When 18-year-old Keita arrived at Almost Home in February, she was homeless, depressed, and she had just had a baby. As she holds her now-5-month-old son, Terrell, she describes what she’s gained in the last several months. “They let me take some classes, and I’ve done some counseling,” she says. “I’ve become a better person. When I leave here, I know I’m gonna be a better person than when I came.”

Keita’s story isn’t unique. Almost Home accepts homeless mothers, ages 12 to 19; and offers them the basic necessities to live, as well as education, counseling, and the skills they’ll need to care for their children and lead independent and fulfilling lives.

Almost Home was started in 1993 by two nuns who belonged to the Fransiscan Sisters of Mary. Thanks to a donated home, they began taking in as many as five girls and their babies, “in response to a need that they saw in the healthcare field, of girls delivering babies without anywhere to go,” says Almost Home executive director Rhonda Gray. “We still find that the case. Girls will deliver and be discharged, and the nurse will call us saying that they don’t have anywhere to go.”

Since then, the organization has expanded to provide a home for 15 girls and as many as 25 children. Still more girls are usually on the waiting list to get in. One hundred percent of the girls are victims of sexual, physical or emotional abuse, Gray says. Often, they arrive without any possessions at all, with Almost Home providing them with clothing, person hygiene products and items for their babies. The girls and their children can stay for as long as two years, though that isn’t often the case. “As soon as you come to Almost Home, we start planning for you to leave,” Gray says.

The young women meet with case managers to create a plan of action based on their circumstances. Some girls hope to graduate from high school, go to college or find a job. They break down each goal into manageable steps, and go from there. Girls must go to either school or a job each day, and attend class at Almost Home four nights a week, each focusing on a specific topic: parenting, independent living skills, education, and mental health and personal development. They undergo room checks every morning, are responsible for their own laundry and must complete daily chores around the building. They work hard, and see the benefits. Almost Home helps them find housing after they leave, and has a continuum of care to assist the women for as long as eight years after, to make sure they are able to stay on track.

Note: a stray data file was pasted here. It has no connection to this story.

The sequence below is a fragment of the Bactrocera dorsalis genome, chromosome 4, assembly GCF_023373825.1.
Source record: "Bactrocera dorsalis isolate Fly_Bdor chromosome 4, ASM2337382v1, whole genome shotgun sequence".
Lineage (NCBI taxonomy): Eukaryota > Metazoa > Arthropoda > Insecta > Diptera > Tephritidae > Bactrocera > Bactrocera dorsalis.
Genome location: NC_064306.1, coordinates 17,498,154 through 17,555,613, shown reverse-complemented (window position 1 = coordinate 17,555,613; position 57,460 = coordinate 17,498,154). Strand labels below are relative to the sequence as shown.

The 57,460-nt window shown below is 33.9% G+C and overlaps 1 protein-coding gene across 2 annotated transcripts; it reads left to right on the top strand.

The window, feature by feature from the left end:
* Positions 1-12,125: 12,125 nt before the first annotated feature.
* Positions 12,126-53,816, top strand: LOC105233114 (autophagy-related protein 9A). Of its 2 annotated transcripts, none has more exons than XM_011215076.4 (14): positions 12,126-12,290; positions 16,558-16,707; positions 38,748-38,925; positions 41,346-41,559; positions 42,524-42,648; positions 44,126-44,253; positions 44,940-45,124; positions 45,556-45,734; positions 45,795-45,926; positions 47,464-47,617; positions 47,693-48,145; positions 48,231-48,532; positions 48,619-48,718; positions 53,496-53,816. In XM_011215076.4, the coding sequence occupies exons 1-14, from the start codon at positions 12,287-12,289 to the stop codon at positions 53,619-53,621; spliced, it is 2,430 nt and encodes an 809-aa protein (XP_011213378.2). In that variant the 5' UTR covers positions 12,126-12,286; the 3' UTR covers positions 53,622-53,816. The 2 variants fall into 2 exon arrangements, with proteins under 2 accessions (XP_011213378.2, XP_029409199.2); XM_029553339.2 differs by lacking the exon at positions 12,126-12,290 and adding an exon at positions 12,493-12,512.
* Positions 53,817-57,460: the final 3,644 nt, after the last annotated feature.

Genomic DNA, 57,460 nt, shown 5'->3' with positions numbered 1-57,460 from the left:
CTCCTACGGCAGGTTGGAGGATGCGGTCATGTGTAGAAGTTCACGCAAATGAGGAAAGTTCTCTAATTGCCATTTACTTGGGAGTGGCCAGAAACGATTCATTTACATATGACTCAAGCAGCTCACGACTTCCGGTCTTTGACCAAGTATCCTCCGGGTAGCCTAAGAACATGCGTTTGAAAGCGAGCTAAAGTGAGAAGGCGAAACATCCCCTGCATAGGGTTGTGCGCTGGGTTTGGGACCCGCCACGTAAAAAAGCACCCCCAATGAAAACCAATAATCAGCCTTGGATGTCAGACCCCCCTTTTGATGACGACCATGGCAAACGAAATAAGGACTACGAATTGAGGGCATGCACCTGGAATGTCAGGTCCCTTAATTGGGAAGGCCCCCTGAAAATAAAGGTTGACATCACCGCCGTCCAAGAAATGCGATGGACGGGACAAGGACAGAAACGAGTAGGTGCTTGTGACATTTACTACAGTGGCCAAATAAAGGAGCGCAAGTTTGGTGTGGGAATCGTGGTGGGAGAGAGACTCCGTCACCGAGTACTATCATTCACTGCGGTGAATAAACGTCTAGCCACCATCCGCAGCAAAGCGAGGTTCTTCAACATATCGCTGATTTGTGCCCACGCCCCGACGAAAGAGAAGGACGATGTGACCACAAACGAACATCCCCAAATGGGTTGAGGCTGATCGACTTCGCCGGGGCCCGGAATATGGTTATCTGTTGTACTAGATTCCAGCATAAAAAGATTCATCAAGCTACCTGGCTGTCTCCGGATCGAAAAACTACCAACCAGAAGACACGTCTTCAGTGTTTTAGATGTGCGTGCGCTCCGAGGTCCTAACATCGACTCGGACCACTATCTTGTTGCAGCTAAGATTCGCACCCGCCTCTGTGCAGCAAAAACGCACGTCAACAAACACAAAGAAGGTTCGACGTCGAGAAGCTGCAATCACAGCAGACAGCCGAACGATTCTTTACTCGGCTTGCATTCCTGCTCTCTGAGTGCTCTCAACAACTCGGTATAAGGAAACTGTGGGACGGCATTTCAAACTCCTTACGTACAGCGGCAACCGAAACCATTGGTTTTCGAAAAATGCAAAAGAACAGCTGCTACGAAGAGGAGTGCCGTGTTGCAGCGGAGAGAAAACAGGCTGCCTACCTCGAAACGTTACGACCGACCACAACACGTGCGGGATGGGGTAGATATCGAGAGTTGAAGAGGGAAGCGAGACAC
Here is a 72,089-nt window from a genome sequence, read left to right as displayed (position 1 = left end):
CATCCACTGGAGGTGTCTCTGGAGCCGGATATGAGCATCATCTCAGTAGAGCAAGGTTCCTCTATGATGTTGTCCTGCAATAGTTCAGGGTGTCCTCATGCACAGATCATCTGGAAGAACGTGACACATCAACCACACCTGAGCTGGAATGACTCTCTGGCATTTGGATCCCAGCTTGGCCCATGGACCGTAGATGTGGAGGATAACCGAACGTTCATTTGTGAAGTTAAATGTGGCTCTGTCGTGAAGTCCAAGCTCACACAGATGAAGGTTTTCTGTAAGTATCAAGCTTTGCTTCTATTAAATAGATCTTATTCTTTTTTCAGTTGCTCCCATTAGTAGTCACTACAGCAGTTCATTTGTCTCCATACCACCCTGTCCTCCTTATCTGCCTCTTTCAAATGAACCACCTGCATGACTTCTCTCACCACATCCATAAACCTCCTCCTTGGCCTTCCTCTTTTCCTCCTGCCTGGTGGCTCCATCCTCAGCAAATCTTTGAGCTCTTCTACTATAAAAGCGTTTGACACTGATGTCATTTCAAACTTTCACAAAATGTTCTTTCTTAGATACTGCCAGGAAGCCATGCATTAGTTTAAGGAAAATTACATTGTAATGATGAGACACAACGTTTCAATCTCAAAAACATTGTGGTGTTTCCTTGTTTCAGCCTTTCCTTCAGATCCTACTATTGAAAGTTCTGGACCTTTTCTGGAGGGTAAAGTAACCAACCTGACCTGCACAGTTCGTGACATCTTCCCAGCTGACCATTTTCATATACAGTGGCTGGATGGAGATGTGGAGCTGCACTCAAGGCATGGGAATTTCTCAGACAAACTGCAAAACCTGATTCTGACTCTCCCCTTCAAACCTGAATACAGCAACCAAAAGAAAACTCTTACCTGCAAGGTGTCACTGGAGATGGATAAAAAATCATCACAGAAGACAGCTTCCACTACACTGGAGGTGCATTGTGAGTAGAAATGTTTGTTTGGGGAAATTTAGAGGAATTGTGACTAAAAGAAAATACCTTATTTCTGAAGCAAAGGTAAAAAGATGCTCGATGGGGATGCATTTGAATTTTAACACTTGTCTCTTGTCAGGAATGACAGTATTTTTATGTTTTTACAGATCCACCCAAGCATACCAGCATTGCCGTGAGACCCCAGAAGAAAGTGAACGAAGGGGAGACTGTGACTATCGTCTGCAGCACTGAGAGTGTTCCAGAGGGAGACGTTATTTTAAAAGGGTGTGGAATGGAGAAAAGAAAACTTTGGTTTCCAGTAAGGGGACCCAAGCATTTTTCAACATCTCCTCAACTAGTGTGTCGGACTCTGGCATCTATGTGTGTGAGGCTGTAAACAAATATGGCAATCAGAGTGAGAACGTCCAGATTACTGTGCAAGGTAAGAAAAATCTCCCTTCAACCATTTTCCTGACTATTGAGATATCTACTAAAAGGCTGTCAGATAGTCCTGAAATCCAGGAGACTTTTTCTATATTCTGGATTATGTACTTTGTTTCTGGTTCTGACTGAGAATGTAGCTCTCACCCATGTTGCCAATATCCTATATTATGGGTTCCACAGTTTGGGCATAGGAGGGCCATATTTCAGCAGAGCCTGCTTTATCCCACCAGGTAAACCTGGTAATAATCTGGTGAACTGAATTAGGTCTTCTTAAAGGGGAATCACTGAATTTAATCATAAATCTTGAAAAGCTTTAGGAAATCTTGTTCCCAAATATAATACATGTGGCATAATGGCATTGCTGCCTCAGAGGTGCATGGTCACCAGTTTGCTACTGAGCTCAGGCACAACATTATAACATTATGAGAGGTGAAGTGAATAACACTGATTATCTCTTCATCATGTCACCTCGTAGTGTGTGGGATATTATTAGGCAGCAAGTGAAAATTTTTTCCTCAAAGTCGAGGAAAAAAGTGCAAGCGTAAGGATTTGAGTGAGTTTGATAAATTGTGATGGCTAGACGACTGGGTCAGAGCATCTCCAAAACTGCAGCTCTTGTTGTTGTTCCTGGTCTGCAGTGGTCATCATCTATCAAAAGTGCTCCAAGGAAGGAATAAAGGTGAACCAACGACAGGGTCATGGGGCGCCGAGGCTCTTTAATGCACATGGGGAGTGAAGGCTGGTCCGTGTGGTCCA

Outside her room, Keita has a list of her goals. At the top is to graduate from high school. After that, she says, she’s going to study to become a dental hygienist. And eventually a dentist.

“This is a sanctuary of hope cleverly disguised as a transitional housing program,” Gray says. “Girls come here because they need a place to live. They get here and realize this is a place to grow and transform their lives.”

Volunteer Spotlight: Marva Tolson

Marva Tolson’s volunteer title at Almost Home is ‘receptionist.’ She sits at the front desk and does many typical receptionist duties, like buzzing girls and staffers in and out of the building, and answering the phones. She helps the mothers get their babies into strollers and car seats, or helps out during meals. Her favorite thing, though, is to invite the girls into reception and sit down with them. Tolson talks with them, gives them advice, listens to them—whatever she can do, she says, to make their everyday life a little bit easier.

Tolson started volunteering at the center last year, after retiring from the ArmyReserveCenter, where she worked as an accountant. She says she likes the way the agency helps the girls better themselves through education, giving them the services they need to go to school and get careers.

“It’s going to create a generation of ladies who really have ambitions, are career-oriented and really want to better their lives,” Tolson says. “Even though they may have come out of situations that weren’t great, they have an interest in improving their lives and going on to be successful parents and ladies.”

A girl stops by and starts talking to Tolson about becoming a police officer. Tolson says that with her experience, she can give the girls insight on different careers. She loves watching the girls graduate from high school, receive their GEDs and get jobs.

“It’s a rewarding experience, when you’re out in the community and you meet some of the girls who’ve lived here,” she says. “They’re in school or working in the department stores…you meet them all over St. Louis. They’re all busy, really trying to make it.”

For more information, visit almosthomestl.org